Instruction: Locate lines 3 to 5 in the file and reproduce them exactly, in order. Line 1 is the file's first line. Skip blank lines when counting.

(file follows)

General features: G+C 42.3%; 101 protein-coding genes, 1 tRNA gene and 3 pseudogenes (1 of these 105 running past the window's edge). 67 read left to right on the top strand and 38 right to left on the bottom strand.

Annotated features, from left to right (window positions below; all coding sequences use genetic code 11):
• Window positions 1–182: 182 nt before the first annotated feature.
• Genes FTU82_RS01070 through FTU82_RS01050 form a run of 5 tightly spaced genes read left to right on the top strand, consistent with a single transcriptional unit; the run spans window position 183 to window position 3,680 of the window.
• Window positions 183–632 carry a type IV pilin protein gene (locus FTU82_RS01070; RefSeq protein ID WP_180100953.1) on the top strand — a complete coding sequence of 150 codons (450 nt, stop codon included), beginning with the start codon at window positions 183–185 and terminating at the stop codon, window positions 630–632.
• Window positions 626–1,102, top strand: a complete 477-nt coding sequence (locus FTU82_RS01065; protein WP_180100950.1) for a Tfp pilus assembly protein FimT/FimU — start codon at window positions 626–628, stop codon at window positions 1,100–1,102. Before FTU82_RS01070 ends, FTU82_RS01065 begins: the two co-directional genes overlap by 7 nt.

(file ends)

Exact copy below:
• Window positions 1–182: 182 nt before the first annotated feature.
• Genes FTU82_RS01070 through FTU82_RS01050 form a run of 5 tightly spaced genes read left to right on the top strand, consistent with a single transcriptional unit; the run spans window position 183 to window position 3,680 of the window.
• Window positions 183–632 carry a type IV pilin protein gene (locus FTU82_RS01070; RefSeq protein ID WP_180100953.1) on the top strand — a complete coding sequence of 150 codons (450 nt, stop codon included), beginning with the start codon at window positions 183–185 and terminating at the stop codon, window positions 630–632.